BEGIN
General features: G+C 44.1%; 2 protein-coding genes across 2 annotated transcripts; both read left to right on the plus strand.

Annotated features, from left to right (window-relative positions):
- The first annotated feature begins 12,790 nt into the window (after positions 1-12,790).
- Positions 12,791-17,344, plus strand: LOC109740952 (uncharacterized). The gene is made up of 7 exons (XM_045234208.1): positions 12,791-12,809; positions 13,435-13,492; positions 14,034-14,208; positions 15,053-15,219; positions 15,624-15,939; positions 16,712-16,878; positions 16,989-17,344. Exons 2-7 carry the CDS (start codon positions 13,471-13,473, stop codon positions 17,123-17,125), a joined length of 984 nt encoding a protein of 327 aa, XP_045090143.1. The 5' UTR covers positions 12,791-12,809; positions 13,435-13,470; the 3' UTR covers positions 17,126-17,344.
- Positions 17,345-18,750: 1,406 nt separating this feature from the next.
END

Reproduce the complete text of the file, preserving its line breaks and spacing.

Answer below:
General features: G+C 44.1%; 2 protein-coding genes across 2 annotated transcripts; both read left to right on the plus strand.

Annotated features, from left to right (window-relative positions):
- The first annotated feature begins 12,790 nt into the window (after positions 1-12,790).
- Positions 12,791-17,344, plus strand: LOC109740952 (uncharacterized). The gene is made up of 7 exons (XM_045234208.1): positions 12,791-12,809; positions 13,435-13,492; positions 14,034-14,208; positions 15,053-15,219; positions 15,624-15,939; positions 16,712-16,878; positions 16,989-17,344. Exons 2-7 carry the CDS (start codon positions 13,471-13,473, stop codon positions 17,123-17,125), a joined length of 984 nt encoding a protein of 327 aa, XP_045090143.1. The 5' UTR covers positions 12,791-12,809; positions 13,435-13,470; the 3' UTR covers positions 17,126-17,344.
- Positions 17,345-18,750: 1,406 nt separating this feature from the next.